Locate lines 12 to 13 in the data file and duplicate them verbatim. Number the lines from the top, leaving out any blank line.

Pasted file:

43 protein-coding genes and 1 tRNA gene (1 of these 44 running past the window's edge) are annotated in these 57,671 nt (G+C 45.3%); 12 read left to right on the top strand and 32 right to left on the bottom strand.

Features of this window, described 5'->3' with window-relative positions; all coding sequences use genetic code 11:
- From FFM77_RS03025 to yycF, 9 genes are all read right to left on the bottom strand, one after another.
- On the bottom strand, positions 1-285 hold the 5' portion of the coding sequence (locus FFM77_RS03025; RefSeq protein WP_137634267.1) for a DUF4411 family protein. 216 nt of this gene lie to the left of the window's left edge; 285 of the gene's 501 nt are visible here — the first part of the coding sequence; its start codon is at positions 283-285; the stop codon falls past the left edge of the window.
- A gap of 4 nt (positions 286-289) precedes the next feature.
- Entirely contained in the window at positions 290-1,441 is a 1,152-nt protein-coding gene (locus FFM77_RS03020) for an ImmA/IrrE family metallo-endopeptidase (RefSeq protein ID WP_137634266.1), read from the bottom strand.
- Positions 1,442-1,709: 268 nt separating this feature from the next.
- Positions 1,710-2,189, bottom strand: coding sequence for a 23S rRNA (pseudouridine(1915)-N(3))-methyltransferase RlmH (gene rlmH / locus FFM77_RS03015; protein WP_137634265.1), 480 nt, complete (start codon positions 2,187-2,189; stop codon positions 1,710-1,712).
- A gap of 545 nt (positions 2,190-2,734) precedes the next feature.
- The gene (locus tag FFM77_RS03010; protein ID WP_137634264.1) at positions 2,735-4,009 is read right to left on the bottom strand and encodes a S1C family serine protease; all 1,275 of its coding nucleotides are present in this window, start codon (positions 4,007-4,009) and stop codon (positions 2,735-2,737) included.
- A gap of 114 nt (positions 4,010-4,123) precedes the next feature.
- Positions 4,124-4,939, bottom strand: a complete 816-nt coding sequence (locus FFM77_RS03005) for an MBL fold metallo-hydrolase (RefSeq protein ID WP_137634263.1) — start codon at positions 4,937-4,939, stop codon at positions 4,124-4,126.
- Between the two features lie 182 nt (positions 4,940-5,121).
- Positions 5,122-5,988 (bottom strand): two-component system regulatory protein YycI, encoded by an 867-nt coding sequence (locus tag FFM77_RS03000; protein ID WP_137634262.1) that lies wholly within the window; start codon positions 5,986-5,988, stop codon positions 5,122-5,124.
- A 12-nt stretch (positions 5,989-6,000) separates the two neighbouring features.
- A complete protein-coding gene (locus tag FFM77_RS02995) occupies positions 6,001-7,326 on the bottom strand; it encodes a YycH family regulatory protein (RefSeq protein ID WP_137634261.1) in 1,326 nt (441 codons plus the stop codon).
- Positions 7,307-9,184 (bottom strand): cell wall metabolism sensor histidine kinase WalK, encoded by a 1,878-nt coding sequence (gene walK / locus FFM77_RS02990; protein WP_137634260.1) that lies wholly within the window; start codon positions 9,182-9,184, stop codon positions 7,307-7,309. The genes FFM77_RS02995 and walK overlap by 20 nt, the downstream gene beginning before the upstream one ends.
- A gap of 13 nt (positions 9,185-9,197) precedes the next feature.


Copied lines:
- Positions 4,124-4,939, bottom strand: a complete 816-nt coding sequence (locus FFM77_RS03005) for an MBL fold metallo-hydrolase (RefSeq protein ID WP_137634263.1) — start codon at positions 4,937-4,939, stop codon at positions 4,124-4,126.
- Between the two features lie 182 nt (positions 4,940-5,121).